A new analysis of sandstones from Antarctica indicates there may be important links between the generation of mountain belts and major transitions in Earth's atmosphere and oceans.

A team of researchers analyzed the chemistry of tiny zircon grains commonly found in the Earth's continental rock record to determine their ages and chemical compositions. The team included scientists from the University of Wisconsin Oshkosh, Michigan Technological University, and ETH Zurich in Switzerland.

A new study which provides a global estimate of rock cover on the Earth’s glaciers has revealed that the expanse of rock debris on glaciers, a factor that has been ignored in models of glacier melt and sea level rise, could be significant.

The Northumbria University study, which has been published in Nature Geoscience this week, is the first to manually verify the rock debris cover on every one of the Earth’s glaciers.

The status of individual glaciers is still poorly documented in Georgian Caucasus. A new paper sheds light on individual glacier changes in this region, revealing changes of the Chalaati and Zopkhito glaciers between 1960-2014.

MRI, alongside the Association of Polar Early Career Scientists (APECS), the Past Global Changes Early Career Network (PAGES ECN), the Permafrost Young Research Network (PYRN) and the Young Earth System Scientists (YESS) community, are calling for early career researchers to participate in a group review of the Second Order Draft (SOD) of the Intergovernmental Panel on Climate Change (IPCC) Sixth Assessment Report (AR6).

The WGII contribution to the IPCC AR6 is due to be finalized in 2021. The SOD of the IPCC AR6 WGII report will be open for expert review from 4 December 2020 to 29 January 2021.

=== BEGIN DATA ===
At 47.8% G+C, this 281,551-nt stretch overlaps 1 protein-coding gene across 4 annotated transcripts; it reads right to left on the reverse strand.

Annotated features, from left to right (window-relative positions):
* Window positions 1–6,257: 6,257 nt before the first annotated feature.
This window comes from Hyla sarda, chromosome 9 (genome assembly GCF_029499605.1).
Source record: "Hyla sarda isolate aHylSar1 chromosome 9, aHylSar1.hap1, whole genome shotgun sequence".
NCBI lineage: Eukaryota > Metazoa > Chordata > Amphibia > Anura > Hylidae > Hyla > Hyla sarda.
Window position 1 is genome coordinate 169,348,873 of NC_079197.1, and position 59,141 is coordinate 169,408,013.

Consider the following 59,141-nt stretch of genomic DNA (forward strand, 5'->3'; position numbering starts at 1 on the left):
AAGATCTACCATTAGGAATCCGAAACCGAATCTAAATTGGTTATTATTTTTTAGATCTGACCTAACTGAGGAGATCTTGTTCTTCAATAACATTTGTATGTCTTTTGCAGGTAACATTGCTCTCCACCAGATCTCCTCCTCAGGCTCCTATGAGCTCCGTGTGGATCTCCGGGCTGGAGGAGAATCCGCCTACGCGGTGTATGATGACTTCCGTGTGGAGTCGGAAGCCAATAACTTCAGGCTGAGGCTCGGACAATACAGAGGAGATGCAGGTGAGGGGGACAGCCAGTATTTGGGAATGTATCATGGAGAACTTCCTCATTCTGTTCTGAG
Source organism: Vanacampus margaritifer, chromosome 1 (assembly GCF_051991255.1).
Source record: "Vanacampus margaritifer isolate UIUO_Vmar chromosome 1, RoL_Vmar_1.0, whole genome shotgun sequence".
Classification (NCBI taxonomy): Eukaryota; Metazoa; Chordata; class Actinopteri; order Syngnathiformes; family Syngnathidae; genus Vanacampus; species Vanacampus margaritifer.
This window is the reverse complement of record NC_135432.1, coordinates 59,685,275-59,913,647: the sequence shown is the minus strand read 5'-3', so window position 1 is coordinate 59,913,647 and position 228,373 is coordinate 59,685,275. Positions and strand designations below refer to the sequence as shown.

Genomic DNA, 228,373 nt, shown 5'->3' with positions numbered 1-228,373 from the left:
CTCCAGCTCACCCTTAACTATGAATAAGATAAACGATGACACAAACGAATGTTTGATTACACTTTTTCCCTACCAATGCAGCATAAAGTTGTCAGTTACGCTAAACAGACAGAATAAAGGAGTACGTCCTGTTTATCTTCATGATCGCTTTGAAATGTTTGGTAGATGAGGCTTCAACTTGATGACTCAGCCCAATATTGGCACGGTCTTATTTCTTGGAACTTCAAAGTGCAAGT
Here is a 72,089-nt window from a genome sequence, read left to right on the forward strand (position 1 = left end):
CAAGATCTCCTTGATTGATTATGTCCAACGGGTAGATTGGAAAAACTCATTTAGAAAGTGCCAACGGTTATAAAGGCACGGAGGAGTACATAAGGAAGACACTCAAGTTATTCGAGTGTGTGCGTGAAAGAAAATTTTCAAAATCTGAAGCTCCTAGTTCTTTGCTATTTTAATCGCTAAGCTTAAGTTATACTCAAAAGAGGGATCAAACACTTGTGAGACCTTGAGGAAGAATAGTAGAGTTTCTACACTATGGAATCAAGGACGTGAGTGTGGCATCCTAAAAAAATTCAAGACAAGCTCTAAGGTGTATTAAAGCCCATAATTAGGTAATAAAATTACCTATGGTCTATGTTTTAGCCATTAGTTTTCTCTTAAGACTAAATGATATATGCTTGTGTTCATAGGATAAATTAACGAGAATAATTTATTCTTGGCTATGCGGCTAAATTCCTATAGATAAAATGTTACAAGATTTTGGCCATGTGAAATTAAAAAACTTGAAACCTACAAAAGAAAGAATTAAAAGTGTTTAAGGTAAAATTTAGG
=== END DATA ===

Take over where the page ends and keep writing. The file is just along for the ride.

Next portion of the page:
As part of our mission to promote global mountain research, we are excited to bring visibility to the six projects that form the Belmont Forum’s ‘Mountains as Sentinels of Change’ program by highlighting a different project each month. This program was originally established with contributions and support from the MRI and is currently led by former MRI SLC members.

This month’s featured project is 'P3: People, Pollution, and Pathogens: Mountain Ecosystems as Sentinels of Change'. Their blog post ‘More Firsts – Theory and Practice in Sampling Pollutant Samples in Mountains’ offers a glimpse into their activities – take a look below!

In the past weeks GEO-GNOME has been actively connecting with the Group on Earth Observations' flagship activity Biodiversity Observation Network (GEO BON) by participating and presenting at the recent GEO BON Open Science Conference and All Hands Meeting. In the closing session of the conference, the five grantees under the GEO BON - Microsoft Call “EBVs on the cloud” were announced, with GEO-GNOME among them. The grant provides funding and computing capacity to further develop ecosystem level Essential Biodiversity Variables for mountains. 

Global water consumption has increased almost fourfold in the past 100 years, and many regions can only meet their water demand thanks to essential contributions from mountain regions. In 30 years, almost a quarter of the world’s lowland population will strongly depend on runoff from the mountains. Only sustainable development can ensure the important function of mountain areas as Earth’s “water towers”.

The incredible range of unique plant and animal biodiversity found in the Drakensberg, Maloti, and adjacent lowlands area offers a rich arena for exploration, not only for nature-lovers but for researchers as well. Opportunities in this region abound, particularly for the scientific community, to develop transdisciplinary research, a key element towards the implementation of sustainable policies and climate change mitigation measures.

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